For common factors, post-hoc tests revealed that common factors were significantly more typical for systemic therapists than for psychodynamic and humanistic therapists.
For cognitive interventions: Post hoc tests revealed that cognitive interventions were significantly more typical for behavioural therapists than for psychodynamic, humanistic and systemic therapists. Moreover, cognitive interventions were significantly more typical for systemic therapists than for psychodynamic and humanistic therapists.
The therapeutic orientation influenced how therapists rated therapeutic interventions and this was different for in-person vs. remote treatment format for two MULTI-30 scales (behavioural, dialectical behavioural) even after correcting for multiple testing with p < 0.00625 (significant main effect ‘orientation’ and significant interaction effect ‘format x orientation’).
- For in-person format, behavioural interventions were significantly more typical for behavioural therapists than for psychodynamic, humanistic and systemic therapists. Moreover, behavioural interventions were significantly more typical for systemic than for humanistic and psychodynamic therapists. In addition, behavioural interventions were more typical for humanistic than for psychodynamic therapists.
- For remote format, behavioural interventions were significantly more typical for behavioural therapists than for psychodynamic and humanistic therapists. Moreover, behavioural interventions were significantly more typical for systemic than for humanistic and psychodynamic therapists. Systemic and behavioural as well as humanistic and psychodynamic were not significantly different concerning behavioural interventions in remote format anymore, although they were in in-person format.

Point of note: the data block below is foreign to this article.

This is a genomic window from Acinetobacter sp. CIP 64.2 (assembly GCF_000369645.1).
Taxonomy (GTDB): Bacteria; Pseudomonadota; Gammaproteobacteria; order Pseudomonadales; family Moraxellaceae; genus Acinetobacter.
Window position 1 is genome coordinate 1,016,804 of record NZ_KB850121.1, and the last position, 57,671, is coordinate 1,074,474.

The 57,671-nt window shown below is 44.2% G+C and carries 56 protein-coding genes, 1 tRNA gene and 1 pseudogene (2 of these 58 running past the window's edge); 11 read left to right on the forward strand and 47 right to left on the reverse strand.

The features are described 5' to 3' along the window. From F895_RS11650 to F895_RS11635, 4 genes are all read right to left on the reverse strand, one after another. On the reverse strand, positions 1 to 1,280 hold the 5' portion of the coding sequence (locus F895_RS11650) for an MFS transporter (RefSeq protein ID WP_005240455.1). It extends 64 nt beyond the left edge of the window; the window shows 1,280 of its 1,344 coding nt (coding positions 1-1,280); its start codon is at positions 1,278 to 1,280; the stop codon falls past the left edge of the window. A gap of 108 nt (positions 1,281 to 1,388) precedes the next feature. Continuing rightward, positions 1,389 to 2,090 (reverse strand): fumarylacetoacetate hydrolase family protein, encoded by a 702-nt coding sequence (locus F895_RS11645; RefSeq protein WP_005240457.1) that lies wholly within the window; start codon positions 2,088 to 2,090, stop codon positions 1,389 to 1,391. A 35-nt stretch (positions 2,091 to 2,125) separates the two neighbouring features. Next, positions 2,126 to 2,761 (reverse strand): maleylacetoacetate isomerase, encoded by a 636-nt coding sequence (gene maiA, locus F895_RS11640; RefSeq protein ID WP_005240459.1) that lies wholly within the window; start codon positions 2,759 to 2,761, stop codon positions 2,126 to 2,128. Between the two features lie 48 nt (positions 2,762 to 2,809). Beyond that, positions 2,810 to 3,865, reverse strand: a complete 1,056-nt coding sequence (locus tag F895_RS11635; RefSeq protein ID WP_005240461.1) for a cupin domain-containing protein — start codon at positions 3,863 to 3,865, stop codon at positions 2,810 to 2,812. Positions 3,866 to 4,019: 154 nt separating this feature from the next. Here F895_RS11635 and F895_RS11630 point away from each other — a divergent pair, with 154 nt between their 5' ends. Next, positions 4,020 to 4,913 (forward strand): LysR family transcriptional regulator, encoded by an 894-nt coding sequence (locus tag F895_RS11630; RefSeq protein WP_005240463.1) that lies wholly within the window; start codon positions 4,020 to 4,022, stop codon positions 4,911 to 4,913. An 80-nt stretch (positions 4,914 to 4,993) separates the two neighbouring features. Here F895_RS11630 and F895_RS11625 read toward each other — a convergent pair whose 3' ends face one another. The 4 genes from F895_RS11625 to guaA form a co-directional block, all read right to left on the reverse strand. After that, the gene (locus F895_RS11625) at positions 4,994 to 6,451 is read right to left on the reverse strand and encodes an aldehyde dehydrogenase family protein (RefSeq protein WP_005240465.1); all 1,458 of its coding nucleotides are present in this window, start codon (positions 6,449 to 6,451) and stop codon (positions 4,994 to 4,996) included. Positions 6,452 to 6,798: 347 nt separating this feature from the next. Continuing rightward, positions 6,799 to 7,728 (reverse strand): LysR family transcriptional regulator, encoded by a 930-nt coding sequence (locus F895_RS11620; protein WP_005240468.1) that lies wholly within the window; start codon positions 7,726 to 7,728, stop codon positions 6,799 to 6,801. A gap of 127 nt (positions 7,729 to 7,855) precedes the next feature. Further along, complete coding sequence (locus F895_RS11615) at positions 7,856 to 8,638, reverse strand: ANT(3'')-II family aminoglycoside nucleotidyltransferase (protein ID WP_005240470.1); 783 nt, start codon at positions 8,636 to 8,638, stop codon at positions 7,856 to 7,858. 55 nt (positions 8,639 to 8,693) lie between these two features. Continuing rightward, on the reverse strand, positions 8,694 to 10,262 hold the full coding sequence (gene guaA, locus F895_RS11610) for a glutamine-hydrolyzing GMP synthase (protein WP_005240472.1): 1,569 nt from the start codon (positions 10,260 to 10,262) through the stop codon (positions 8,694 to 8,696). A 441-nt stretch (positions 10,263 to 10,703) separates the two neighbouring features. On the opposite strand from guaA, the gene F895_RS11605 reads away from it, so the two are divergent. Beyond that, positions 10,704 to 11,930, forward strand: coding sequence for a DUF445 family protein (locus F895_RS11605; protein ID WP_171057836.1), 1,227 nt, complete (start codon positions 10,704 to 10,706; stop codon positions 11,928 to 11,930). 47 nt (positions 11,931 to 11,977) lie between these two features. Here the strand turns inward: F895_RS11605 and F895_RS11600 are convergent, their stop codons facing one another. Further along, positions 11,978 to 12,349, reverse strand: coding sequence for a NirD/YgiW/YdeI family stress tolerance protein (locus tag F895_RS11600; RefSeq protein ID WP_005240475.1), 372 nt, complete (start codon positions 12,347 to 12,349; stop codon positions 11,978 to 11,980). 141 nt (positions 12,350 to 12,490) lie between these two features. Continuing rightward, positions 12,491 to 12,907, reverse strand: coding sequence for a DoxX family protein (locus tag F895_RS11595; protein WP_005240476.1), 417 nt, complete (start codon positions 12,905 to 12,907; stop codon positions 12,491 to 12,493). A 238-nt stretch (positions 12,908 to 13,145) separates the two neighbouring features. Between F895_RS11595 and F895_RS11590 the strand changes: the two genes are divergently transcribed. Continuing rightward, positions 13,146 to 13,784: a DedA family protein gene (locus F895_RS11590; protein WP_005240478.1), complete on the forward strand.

For dialectical-behavioural intervention, simple effects tests to explain the interaction showed the following effects.
- For in-person format, dialectical-behavioural interventions were significantly more typical for behavioural therapists than for psychodynamic, humanistic, and systemic therapists. Moreover, dialectical behavioural interventions were significantly more typical for systemic than for humanistic and psychodynamic therapists. In addition, dialectical behavioural interventions were more typical for humanistic than for psychodynamic therapists.
- For remote format, dialectical-behavioural interventions were significantly more typical for behavioural therapists than for psychodynamic and humanistic therapists. Moreover, dialectical behavioural interventions were significantly more typical for systemic than for psychodynamic therapists. In addition, dialectical behavioural interventions were more typical for humanistic than for psychodynamic therapists. Systemic and behavioural as well as systemic and humanistic were not significantly different concerning dialectical behavioural interventions in remote format anymore, although they were in the in-person format.